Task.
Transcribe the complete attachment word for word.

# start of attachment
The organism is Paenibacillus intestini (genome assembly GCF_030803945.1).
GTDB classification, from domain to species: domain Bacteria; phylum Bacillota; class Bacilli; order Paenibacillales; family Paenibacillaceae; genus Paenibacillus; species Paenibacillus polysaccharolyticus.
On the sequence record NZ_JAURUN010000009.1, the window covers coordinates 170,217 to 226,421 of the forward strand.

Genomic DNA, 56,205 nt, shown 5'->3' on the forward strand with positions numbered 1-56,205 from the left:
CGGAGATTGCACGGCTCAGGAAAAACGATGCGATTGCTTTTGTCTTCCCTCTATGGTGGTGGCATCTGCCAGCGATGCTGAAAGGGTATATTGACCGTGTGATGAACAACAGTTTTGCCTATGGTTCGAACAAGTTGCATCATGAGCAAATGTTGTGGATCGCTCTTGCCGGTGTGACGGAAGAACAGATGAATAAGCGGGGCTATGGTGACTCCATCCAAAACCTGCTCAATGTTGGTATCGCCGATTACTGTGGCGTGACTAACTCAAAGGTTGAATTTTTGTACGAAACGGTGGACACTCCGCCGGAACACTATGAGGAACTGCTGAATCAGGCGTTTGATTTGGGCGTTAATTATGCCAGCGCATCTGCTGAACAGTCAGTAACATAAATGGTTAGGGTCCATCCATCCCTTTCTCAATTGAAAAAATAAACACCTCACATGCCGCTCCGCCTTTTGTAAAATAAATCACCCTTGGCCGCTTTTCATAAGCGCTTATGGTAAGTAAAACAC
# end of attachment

The organism is Paenibacillus intestini (genome assembly GCF_030803945.1).
GTDB classification, from domain to species: domain Bacteria; phylum Bacillota; class Bacilli; order Paenibacillales; family Paenibacillaceae; genus Paenibacillus; species Paenibacillus polysaccharolyticus.
On the sequence record NZ_JAURUN010000009.1, the window covers coordinates 170,217 to 226,421 of the forward strand.

Genomic DNA, 56,205 nt, shown 5'->3' on the forward strand with positions numbered 1-56,205 from the left:
CGGAGATTGCACGGCTCAGGAAAAACGATGCGATTGCTTTTGTCTTCCCTCTATGGTGGTGGCATCTGCCAGCGATGCTGAAAGGGTATATTGACCGTGTGATGAACAACAGTTTTGCCTATGGTTCGAACAAGTTGCATCATGAGCAAATGTTGTGGATCGCTCTTGCCGGTGTGACGGAAGAACAGATGAATAAGCGGGGCTATGGTGACTCCATCCAAAACCTGCTCAATGTTGGTATCGCCGATTACTGTGGCGTGACTAACTCAAAGGTTGAATTTTTGTACGAAACGGTGGACACTCCGCCGGAACACTATGAGGAACTGCTGAATCAGGCGTTTGATTTGGGCGTTAATTATGCCAGCGCATCTGCTGAACAGTCAGTAACATAAATGGTTAGGGTCCATCCATCCCTTTCTCAATTGAAAAAATAAACACCTCACATGCCGCTCCGCCTTTTGTAAAATAAATCACCCTTGGCCGCTTTTCATAAGCGCTTATGGTAAGTAAAACAC